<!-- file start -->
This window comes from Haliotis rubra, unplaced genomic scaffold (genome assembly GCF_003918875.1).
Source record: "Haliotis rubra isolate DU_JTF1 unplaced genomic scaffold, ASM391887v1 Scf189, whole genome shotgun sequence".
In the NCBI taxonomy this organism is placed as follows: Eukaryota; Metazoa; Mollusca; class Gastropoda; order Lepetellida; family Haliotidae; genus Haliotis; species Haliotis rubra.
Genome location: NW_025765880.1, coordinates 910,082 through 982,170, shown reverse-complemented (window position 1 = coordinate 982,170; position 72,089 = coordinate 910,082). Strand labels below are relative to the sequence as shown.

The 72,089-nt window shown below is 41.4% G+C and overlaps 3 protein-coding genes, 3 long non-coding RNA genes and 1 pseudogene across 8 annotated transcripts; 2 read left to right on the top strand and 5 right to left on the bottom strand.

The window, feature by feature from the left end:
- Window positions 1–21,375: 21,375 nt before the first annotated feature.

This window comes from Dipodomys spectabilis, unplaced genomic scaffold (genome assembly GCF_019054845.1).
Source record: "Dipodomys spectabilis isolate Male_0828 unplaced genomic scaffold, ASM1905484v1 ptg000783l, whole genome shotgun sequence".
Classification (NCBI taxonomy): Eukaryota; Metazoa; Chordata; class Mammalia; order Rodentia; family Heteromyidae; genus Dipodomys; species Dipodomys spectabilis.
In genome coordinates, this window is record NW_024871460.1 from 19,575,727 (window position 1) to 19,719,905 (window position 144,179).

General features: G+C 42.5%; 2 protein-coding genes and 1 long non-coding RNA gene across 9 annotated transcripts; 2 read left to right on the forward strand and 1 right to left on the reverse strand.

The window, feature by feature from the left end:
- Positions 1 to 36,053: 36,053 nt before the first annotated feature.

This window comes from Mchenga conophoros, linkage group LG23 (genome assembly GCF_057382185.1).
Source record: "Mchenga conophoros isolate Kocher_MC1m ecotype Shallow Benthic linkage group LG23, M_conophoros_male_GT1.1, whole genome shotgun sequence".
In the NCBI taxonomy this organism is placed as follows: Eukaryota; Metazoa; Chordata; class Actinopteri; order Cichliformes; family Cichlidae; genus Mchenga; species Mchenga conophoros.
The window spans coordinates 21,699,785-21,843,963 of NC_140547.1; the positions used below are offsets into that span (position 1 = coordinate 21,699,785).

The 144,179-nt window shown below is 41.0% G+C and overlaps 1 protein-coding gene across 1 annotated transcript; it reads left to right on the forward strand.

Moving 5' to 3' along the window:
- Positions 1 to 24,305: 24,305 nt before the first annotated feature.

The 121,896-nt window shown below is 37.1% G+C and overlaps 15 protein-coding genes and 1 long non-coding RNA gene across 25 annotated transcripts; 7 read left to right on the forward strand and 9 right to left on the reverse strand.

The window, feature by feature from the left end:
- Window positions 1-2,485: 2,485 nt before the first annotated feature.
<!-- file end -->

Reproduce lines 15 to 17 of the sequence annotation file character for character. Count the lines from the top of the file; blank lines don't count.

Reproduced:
This window comes from Mchenga conophoros, linkage group LG23 (genome assembly GCF_057382185.1).
Source record: "Mchenga conophoros isolate Kocher_MC1m ecotype Shallow Benthic linkage group LG23, M_conophoros_male_GT1.1, whole genome shotgun sequence".
In the NCBI taxonomy this organism is placed as follows: Eukaryota; Metazoa; Chordata; class Actinopteri; order Cichliformes; family Cichlidae; genus Mchenga; species Mchenga conophoros.